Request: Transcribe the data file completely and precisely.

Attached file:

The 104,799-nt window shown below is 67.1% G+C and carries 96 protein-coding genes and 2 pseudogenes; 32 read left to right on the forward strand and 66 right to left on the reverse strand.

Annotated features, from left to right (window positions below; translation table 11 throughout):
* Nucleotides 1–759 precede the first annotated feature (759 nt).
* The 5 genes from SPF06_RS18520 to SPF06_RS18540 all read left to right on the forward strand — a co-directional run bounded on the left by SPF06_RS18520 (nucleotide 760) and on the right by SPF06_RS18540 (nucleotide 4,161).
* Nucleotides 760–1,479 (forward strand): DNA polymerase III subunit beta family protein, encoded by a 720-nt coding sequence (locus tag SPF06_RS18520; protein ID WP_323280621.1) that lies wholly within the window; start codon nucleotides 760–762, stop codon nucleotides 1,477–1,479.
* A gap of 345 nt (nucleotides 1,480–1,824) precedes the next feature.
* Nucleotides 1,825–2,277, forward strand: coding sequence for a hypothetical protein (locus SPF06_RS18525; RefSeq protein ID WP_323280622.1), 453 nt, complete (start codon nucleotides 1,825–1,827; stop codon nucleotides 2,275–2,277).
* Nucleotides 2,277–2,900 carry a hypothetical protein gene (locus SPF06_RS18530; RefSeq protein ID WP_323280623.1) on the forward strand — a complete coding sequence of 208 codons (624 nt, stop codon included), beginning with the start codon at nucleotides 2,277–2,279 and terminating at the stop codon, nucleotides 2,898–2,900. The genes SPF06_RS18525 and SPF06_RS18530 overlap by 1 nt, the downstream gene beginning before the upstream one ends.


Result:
The 104,799-nt window shown below is 67.1% G+C and carries 96 protein-coding genes and 2 pseudogenes; 32 read left to right on the forward strand and 66 right to left on the reverse strand.

Annotated features, from left to right (window positions below; translation table 11 throughout):
* Nucleotides 1–759 precede the first annotated feature (759 nt).
* The 5 genes from SPF06_RS18520 to SPF06_RS18540 all read left to right on the forward strand — a co-directional run bounded on the left by SPF06_RS18520 (nucleotide 760) and on the right by SPF06_RS18540 (nucleotide 4,161).
* Nucleotides 760–1,479 (forward strand): DNA polymerase III subunit beta family protein, encoded by a 720-nt coding sequence (locus tag SPF06_RS18520; protein ID WP_323280621.1) that lies wholly within the window; start codon nucleotides 760–762, stop codon nucleotides 1,477–1,479.
* A gap of 345 nt (nucleotides 1,480–1,824) precedes the next feature.
* Nucleotides 1,825–2,277, forward strand: coding sequence for a hypothetical protein (locus SPF06_RS18525; RefSeq protein ID WP_323280622.1), 453 nt, complete (start codon nucleotides 1,825–1,827; stop codon nucleotides 2,275–2,277).
* Nucleotides 2,277–2,900 carry a hypothetical protein gene (locus SPF06_RS18530; RefSeq protein ID WP_323280623.1) on the forward strand — a complete coding sequence of 208 codons (624 nt, stop codon included), beginning with the start codon at nucleotides 2,277–2,279 and terminating at the stop codon, nucleotides 2,898–2,900. The genes SPF06_RS18525 and SPF06_RS18530 overlap by 1 nt, the downstream gene beginning before the upstream one ends.